Mount and Blade – Calradia Guide


The Sarranid were always a complicated people, and too their history during the Great Wars is not straight forward.

Before the Great Wars, Sultan Ayzar purchased a slave named Arwa. He was so impressed by her abilities that he made her his steward. Lacking a male heir, Ayzar proclaimed on his death bed that Arwa would rule if she married his most trusted general, Emir Baybak. Soon after her marriage however Baybak was killed in battle while fighting the Khergits.

The lack of a strong male ruler resulted in Arwa being deposed by Sultan Hakim, who quickly managed to restore order in the realm.

In Sarranid history there were no cases of female rulers, only occasional regents. Some historians claim that Arwa’s claim was not strong enough to begin with, and that Hakim was deliberately presented in a poor light, since Arwa’s supporters did not like the unbribable ruler.

Hakim was, perhaps, the most just of all the Calradian rulers, as many of his lords noted that they had great difficulty manipulating him to their bidding. This did prompt some lords to act far more honourably, and they sought out Hakim’s favour only when they had achieved anything of note.


The Sarranid were a difficult people to understand, to the rest of Calradia. While religion was one obvious difference there were also many other areas where the Sarranid would both shock and intrigue.

Perhaps the most intriguing difference was slavery. While most kingdoms preferred to capture men for ransom the Sarranid preferred slaves over prisoners, when possible. Sarranid slaves were not always used for heavy labour, like in the case of the Nords. A slave in Sarranid captivity would often be trained in finer or more complicated arts, to provide help and guidance to their lords and owners. Surprisingly, Sarranid slaves would be loyal to their masters, although tales of certain slaves revolting against their cruel masters were not unheard of, though these often had a romantic undertone to them.

One example of a slave achieving an incredibly high status, even if for a short time, would be Arwa, mentioned in the previous chapter—a slave who first become an advisor to her sultan and then, even if for a short while, a queen.

Among the slaves was the Mamlukes. Unlike the lesser nobles from other kingdoms, such as the knights and huscarls, the Mamlukes were akin to an upper-class slave caste. Mamlukes were a purely military class, putting emphasis on archery, horsemanship, and the use of the lance. The Mamlukes, due to their status and training, were some of the most powerful people in the Sarranid Sultanate, and blindly loyal to their lords.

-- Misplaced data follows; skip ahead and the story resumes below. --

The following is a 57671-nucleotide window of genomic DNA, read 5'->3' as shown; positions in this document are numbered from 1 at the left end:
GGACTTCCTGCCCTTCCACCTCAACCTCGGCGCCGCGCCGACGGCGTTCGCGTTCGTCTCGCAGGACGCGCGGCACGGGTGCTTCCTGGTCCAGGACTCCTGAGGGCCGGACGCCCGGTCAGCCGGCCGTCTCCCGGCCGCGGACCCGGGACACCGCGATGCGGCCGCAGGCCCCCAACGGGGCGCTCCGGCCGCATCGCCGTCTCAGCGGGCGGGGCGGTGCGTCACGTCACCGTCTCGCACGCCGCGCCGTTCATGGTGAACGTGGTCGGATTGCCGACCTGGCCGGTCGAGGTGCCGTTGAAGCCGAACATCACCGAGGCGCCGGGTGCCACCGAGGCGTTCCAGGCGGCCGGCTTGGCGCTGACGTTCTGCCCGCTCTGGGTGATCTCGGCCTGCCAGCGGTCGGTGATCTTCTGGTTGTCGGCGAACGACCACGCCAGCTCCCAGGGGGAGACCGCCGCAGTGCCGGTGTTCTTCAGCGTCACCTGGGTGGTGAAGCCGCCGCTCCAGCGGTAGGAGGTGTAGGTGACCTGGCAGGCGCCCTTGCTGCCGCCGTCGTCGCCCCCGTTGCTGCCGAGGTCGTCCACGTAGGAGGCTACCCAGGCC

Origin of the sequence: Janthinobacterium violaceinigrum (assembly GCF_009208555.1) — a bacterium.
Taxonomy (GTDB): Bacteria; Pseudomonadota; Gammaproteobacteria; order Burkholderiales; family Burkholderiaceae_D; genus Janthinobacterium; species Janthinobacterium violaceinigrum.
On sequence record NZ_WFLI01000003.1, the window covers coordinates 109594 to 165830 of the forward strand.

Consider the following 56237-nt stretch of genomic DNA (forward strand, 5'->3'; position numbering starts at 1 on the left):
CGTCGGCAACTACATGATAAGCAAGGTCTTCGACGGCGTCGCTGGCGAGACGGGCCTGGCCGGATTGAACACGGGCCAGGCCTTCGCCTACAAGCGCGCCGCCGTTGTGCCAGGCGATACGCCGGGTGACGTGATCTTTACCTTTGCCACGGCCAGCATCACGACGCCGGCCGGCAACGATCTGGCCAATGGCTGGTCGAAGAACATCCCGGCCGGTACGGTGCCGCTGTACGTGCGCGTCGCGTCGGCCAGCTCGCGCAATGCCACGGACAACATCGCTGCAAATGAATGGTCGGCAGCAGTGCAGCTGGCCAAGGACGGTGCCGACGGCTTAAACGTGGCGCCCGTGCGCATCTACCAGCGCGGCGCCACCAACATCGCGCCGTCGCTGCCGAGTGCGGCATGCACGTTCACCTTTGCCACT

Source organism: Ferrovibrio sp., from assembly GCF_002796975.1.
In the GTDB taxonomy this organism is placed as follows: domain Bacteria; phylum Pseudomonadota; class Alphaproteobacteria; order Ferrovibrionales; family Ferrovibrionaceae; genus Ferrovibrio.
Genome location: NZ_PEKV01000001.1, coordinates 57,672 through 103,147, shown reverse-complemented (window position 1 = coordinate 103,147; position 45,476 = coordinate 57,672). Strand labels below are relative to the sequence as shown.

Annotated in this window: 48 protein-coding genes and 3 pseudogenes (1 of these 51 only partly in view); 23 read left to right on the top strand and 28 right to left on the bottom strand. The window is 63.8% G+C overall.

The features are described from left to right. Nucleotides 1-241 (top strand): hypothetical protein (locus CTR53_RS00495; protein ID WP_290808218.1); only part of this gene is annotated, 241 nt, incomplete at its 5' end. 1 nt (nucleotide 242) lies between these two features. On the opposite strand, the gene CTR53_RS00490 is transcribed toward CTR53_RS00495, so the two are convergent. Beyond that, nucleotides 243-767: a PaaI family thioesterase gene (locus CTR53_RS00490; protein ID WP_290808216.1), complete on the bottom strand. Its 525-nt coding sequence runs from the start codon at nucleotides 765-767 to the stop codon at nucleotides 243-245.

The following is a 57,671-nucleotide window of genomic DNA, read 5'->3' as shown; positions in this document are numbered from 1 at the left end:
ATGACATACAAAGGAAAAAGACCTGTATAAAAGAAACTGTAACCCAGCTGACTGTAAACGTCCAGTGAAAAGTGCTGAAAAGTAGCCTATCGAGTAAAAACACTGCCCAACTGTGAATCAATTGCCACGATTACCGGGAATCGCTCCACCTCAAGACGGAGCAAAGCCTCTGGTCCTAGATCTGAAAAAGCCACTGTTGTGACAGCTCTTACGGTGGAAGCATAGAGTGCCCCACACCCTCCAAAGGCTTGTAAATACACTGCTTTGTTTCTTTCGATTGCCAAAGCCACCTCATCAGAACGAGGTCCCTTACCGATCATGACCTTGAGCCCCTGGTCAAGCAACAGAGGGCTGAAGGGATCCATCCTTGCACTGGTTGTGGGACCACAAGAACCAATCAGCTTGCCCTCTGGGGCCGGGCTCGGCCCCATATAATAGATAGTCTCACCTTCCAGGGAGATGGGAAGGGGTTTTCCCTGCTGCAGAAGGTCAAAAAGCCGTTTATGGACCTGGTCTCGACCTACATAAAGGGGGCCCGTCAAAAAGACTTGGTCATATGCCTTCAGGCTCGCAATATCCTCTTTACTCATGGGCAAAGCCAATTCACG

This raises an important question to the entire structure of the Sarranid army. Mamlukes were often trained from a young age to reach their status and training. However, in the Sarranid Sultanate one could advance into being a Mamluke. Some theorise that the entire Sarranid army was not composed of freemen but slaves. While we might find this theory controversial let us remember that the Sarranid treated their slaves differently, to the rest of Calradia. A slave under Sarranid rule might have been far better off than a Swadian peasant.

There was even a practice among Sarranids themselves where family members from lowly peasant families would be sold into slavery in order to achieve the semi-noble status of a Mamluke. This would not only grant a small financial boost to the family itself but also prestige to the slave himself.

We might think that the Mamlukes, being slaves, were nothing like the Swadian knight. In fact, the Mamlukes, and other lesser nobles, followed the Furusiyya. This was akin to knightly chivalry but the interpretations of what was morally just differed from one case to another. It is unknown how closely this system was followed, since the Swadian knights themselves, while technically the epitome of chivalry, were not always honorable or chivalrous themselves.


About The Author

Aleksander "WriterX" Bielski
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Student of Psychology, he was identified as a Nut-Job even before he started the course. Having done some small work as a Modder for a number of titles, and worked as a Game Designer part-time, Alex now writes in third person. As Co-Owner and Editor of he aims high, while being armed only with a sling. In the future, he hopes to become a fully qualified Newspaper Editor, and purchase Google.

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